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As President it is my distinct pleasure to extend a warm and heartfelt welcome to the Wardroom Club website.

Founded in 1899, The Wardroom Club has stood as a beacon of camaraderie and a connection for those who have served their country defending liberty and freedom worldwide at sea, in the air and on the ground. Our mission has expanded to provide a cherished venue where all veterans can continue to nurture the bonds forged through
shared experiences, service and sacrifices.

Thank you for visiting our website.   Here you will find details of the new members application process and opportunities to connect with other veterans. We invite you to explore, engage and become part of our Wardroom Club, 125 years old in
October 2024.

Bud Watson



Shortly before the turn of the 20th century, a group of gentlemen from a Reserve activity called the Naval Brigade formed a dining club which was to meet once a month in Boston. They wanted this club to have an atmosphere as much as possible (with a wine mess included) like that of a Navy Wardroom ashore. Most of the original members were veterans of the Spanish-American war, but they all shared a love of the sea and strong interest in the Navy. The leader in organizing this club was Captain John W. Weeks, USN, destined later to become a Congressman, a Senator, and the Secretary of War. It was his thought to develop a venue for meetings to reminisce about Naval experiences and for the discussion of all things nautical. The Naval Brigade was a very active part of the Massachusetts Volunteer Militia, and it had high “esprit de corps.” Its members affectionately nicknamed themselves “The Web-Footed Volunteers” since many of their training exercises were practice-landing operations on the islands of Boston Outer Harbor. The dining club was soon given the name of “The Wardroom Club” and prospered from the very start under the strong leadership of Captain Weeks. The Club was incorporated on February 14, 1902, at which time its regular meetings were being held at the Wharf Rats Club on India Wharf overlooking Boston Inner Harbor. Soon, however, The Club determined to have quarters of its own, and space was leased at No. 6 Rowe’s Wharf.

Today, nearly a century and a quarter after its founding, the club continues to meet along the Boston waterfront, with meetings that normally occur at the Coast Guard Base in Boston on the third Wednesday of each month. They are held between October and May. After a tasty catered dinner along with a bar, a guest speaker is presented to the Club on one of a wide range of interesting topics.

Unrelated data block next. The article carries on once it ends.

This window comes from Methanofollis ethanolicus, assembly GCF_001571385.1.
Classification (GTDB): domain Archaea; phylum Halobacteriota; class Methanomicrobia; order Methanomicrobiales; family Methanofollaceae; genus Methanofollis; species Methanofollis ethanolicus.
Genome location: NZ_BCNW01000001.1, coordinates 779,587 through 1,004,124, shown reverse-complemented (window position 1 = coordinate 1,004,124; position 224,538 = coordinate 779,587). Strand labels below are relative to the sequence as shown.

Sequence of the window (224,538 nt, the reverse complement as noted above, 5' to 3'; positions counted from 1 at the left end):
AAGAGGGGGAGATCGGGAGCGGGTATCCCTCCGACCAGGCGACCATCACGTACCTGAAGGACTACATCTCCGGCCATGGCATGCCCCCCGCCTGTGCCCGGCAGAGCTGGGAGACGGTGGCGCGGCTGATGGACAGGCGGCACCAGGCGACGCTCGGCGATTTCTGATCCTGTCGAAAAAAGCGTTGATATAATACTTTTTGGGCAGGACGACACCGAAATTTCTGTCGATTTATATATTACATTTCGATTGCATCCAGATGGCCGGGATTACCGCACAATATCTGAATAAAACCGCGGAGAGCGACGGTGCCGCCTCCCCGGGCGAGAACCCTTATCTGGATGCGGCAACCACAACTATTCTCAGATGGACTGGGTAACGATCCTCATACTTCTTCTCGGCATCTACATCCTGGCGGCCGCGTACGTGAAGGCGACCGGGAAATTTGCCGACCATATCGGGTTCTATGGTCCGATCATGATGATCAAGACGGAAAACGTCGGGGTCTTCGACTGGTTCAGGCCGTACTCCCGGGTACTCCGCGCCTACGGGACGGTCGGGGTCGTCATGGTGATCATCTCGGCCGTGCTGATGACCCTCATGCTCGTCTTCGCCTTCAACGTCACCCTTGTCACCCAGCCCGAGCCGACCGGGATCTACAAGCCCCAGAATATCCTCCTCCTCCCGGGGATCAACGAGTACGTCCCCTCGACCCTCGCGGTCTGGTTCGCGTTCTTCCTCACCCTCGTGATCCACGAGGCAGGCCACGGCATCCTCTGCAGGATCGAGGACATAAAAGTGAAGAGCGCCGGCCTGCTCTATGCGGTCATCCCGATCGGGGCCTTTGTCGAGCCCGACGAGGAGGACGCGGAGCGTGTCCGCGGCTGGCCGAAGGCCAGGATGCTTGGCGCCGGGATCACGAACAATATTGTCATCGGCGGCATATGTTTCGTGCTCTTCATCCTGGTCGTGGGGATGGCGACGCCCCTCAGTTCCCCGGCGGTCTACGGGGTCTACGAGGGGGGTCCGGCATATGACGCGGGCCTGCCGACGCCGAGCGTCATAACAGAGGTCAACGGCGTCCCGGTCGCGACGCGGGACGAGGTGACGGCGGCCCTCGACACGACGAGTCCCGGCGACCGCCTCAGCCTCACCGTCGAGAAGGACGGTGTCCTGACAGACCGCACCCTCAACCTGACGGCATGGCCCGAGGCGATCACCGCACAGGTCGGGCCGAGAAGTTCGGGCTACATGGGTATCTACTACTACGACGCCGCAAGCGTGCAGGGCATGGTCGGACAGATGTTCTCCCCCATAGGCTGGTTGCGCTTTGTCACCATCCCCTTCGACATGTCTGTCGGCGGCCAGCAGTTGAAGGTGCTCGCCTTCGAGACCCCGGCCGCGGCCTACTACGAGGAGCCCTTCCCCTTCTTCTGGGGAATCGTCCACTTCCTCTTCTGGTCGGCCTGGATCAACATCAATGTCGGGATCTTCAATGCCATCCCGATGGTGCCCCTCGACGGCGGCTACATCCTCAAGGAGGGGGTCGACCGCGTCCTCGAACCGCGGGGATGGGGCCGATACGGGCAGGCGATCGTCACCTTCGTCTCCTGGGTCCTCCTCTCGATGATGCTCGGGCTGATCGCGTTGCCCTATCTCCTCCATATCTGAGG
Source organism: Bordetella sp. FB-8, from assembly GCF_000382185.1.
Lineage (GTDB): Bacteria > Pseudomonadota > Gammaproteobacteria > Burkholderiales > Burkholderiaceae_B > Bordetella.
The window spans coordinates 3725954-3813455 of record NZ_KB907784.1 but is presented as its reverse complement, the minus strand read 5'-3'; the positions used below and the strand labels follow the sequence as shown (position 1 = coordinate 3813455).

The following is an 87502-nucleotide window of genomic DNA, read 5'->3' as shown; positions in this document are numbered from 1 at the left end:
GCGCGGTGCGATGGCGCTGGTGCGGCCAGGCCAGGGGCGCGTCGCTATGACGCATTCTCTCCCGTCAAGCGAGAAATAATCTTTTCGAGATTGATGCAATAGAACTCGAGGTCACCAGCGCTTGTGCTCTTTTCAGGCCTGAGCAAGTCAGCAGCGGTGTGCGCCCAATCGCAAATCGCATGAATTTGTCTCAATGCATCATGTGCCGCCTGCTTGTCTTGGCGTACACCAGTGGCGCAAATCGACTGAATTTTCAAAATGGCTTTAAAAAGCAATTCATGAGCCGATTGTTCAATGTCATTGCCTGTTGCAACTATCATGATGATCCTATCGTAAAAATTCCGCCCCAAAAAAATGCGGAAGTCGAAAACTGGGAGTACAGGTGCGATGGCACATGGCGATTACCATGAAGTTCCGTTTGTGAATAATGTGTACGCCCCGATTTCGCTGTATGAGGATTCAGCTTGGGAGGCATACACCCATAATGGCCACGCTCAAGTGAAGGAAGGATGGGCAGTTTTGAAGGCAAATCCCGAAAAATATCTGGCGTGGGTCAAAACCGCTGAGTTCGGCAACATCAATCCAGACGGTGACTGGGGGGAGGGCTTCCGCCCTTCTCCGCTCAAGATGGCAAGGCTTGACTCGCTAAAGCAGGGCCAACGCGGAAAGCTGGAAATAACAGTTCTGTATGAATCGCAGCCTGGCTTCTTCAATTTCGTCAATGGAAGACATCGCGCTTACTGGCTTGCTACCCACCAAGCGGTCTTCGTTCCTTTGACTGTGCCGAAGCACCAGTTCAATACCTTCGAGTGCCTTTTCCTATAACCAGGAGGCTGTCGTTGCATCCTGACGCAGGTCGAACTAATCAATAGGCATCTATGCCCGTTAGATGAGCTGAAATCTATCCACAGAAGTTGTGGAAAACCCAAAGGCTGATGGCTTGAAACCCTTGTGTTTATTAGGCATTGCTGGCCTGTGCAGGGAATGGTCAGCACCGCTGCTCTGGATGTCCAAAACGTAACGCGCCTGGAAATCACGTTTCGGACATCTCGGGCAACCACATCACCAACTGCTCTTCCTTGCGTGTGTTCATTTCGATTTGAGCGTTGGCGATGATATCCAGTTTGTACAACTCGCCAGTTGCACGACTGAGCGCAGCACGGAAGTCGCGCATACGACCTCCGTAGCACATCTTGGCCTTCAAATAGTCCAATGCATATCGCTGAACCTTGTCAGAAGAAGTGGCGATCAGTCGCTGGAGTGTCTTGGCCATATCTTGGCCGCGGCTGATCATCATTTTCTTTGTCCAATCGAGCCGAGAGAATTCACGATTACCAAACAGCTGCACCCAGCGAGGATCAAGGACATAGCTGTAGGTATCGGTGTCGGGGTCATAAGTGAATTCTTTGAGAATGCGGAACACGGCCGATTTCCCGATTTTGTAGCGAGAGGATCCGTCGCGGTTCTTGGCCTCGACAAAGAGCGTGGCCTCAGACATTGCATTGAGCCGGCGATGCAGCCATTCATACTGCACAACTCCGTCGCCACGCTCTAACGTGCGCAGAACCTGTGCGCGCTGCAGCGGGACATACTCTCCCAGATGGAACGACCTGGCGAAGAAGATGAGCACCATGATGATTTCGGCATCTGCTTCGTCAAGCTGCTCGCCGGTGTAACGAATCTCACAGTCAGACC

2023-2024 Wardroom Club Board of Governors

President: CDR. Earl “Bud” Watson USNR (Ret.)

Vice President: Capt. Franklin J. Schwarzer, USMCR

Secretary: LT. Deidre A. Leid, USCG                  

Assistant Secretary: LT. Stephen A. Walsh, USNR

Treasurer: Capt. Andrew Walsh, USMCR

Assistant Treasurer: Capt. Joseph Garland , USMCR

Acting Member-At-Large: CAPT. Michael A. Cicalese, USCGR (Ret.)

Active Service Liaison: CAPT. Jack Houdeshell, USN

Immediate Past President: Vacant 

Chaplain: CAPT. Stephen Castinetti, USN (Ret.)

Historian & Newsletter Editor: LCDR. David W. Graham, USNR (Ret.)

Assistant Historian & Newsletter Editor: Col. Robert D. Loynd, USMC (Ret.)

Website Manager: CAPT Mark Prestero, USN (Ret.)

Assistant Website Manager: CDR. Christopher Harwood, USCGR (Ret.)

Mess Steward: CDR. Colby Rottler, USN (Ret.)

Assistant Mess Steward: CAPT. Evan Watanabe, USCG (Ret)

Special Assistant to the BOG: CAPT. Michael A. Cicalese, USCGR (Ret.)

Special Assistant to the BOG: CAPT. Robert D Pickett, JR USNR (Ret)


Wardroom Club Decorum & Culture

The members of The Wardroom Club are officers, and are expected to conduct themselves accordingly, much as if they were members of a wardroom at sea. The practice of folding chairs to reserve seats prior to dinner is as highly discouraged as talk and chitchat during those times when the club president is presiding at the podium.

Proper attire for Wardroom Club functions includes a jacket and tie, whether civilian or military clothing is worn. We prefer that members wear the Wardroom Club tie to meetings as a gesture of comradeship.

The practice of calling upon members to tell stories after dinner is a tradition and an enjoyable feature of Wardroom Club meetings. While there is a reluctance to curb the ardor and wit of the club’s orators and raconteurs, it must be asked that they use discretion and good taste in order not to offend the sensitivities of fellow members.